HomeGuide to Selecting the Right Mold Materials for Injection Molding

Guide to Selecting the Right Mold Materials for Injection Molding

An Overview of Mold Materials

Mold material is most likely the most important aspect of the whole injection process as stated utilization essentially disrupts the durability of the mold, production cycle time or efficiency, and part quality of the product. Materials generally used in making molds include steel, aluminum, and various alloys. Each of these materials will offer meager benefits and numerous drawbacks.

The right material of the mold enables smooth production processes with a minimum of defects and less maintenance, hence ensuring long useful life. This material regulates the cooling rate and the cycle times and, therefore, as a direct implication, productivity and cost-effectiveness. A poorly reached material choice usually means frequent repairs, high changes in value, and problems related to the quality shortcomings.

Below we have discussed various materials for molds and analyzed properties so that you can understand how this would affect the different parts of injection molds and components. Now we shall make use of this characteristic in a material so as to enable you to make a rational decision in the optimization of production and hence translating to quality results in case you deal with manufacturing.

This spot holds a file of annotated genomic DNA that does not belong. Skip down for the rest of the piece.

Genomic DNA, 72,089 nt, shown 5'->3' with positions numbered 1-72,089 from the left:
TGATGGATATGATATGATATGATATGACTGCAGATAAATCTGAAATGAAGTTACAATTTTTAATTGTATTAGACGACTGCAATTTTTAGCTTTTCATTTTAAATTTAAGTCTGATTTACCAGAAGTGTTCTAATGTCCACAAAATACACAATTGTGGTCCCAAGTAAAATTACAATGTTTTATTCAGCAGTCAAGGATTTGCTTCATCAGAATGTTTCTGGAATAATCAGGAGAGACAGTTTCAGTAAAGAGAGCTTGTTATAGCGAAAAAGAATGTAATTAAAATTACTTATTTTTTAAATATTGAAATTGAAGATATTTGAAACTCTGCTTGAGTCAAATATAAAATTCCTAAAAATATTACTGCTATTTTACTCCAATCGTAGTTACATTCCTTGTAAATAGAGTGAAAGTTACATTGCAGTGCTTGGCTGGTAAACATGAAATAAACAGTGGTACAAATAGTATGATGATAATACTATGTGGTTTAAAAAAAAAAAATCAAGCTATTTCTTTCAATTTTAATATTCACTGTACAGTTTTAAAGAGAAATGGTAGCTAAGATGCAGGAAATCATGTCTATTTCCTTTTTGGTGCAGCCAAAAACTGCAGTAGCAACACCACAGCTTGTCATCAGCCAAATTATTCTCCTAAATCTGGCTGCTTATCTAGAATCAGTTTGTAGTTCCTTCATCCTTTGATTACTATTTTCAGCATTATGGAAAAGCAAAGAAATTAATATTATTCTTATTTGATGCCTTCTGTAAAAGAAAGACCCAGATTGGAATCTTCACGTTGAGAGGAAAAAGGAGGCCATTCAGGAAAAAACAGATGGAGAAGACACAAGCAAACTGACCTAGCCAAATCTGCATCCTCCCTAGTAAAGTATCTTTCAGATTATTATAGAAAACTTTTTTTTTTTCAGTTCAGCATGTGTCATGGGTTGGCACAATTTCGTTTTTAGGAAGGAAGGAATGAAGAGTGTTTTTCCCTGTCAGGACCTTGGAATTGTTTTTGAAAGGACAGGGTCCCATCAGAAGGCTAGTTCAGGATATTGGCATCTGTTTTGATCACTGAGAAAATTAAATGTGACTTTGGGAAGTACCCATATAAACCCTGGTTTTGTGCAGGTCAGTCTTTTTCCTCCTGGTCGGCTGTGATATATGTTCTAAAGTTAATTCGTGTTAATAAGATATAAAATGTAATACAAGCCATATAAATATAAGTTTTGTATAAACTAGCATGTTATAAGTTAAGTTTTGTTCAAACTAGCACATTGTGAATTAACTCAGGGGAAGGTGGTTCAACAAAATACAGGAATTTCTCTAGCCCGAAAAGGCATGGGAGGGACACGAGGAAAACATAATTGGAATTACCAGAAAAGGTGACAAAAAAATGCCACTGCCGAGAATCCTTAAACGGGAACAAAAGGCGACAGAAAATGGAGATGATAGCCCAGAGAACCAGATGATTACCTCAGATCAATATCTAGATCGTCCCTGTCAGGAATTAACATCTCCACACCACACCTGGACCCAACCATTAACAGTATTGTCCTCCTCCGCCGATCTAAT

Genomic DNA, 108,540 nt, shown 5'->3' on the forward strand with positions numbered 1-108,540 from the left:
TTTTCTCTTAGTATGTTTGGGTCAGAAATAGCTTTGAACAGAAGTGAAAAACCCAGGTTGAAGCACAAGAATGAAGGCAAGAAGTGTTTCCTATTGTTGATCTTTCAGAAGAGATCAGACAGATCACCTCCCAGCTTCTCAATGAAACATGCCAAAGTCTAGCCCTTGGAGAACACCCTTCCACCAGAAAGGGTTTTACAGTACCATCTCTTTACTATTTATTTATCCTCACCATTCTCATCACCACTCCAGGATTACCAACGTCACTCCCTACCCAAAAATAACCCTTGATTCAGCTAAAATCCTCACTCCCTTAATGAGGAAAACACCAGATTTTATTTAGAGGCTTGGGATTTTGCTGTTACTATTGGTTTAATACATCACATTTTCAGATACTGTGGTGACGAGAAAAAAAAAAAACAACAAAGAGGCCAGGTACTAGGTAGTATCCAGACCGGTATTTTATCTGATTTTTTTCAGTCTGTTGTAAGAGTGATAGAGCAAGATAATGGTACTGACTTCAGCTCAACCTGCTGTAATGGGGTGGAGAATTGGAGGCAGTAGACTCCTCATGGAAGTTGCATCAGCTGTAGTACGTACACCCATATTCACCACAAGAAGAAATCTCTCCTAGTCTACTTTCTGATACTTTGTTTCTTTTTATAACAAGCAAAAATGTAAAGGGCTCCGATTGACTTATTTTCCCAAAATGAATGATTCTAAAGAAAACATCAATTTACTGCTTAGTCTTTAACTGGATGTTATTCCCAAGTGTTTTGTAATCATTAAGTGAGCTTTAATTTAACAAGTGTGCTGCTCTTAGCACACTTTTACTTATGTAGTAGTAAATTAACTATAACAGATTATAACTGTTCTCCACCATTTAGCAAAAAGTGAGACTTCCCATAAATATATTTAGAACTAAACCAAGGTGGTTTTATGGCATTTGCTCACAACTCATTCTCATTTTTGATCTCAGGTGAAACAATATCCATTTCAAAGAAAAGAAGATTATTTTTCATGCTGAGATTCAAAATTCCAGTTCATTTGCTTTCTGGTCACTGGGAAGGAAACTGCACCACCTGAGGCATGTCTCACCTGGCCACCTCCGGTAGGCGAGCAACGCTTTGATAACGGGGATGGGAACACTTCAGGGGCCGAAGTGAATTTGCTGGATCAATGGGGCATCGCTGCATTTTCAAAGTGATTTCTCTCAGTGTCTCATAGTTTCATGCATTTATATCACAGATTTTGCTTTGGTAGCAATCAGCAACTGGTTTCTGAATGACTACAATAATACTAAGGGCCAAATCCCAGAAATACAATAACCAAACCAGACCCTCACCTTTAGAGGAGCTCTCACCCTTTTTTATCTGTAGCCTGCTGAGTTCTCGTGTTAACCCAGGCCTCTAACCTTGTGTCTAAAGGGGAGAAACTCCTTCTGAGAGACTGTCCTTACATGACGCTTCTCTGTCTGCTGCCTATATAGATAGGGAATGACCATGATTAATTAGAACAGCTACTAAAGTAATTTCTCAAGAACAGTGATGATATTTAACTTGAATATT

Injection Mold (Image Source: Istock)

Types of Mold Materials

Types of Mold Materials

There are many types of mold materials. These have different characteristics and thus have different applications. They include: 

1. Steel 

This is the most common mold material due to its strength and durability. Commonly used types include P20, H13, S7, and 420 Stainless.

P20: Good polishability and machinability, though not very tough—still used, though, because of low cost heat treatment; H13: Very good toughness and heat resistance; S7: Shock resistance; and 420 Stainless: Corrosion resistance.

2. Aluminum

Aluminum is also used as a substitute for steel because it is lightweight. Normally used grades are 7075 and QC-10. Molds of aluminum are quite easier to machine and offer faster cycle times.

However, in the case of steel molds, they are pretty weak, and they wear out very easily. They, however, can be effectively used in low to medium volume runs in production.

3. Beryllium Copper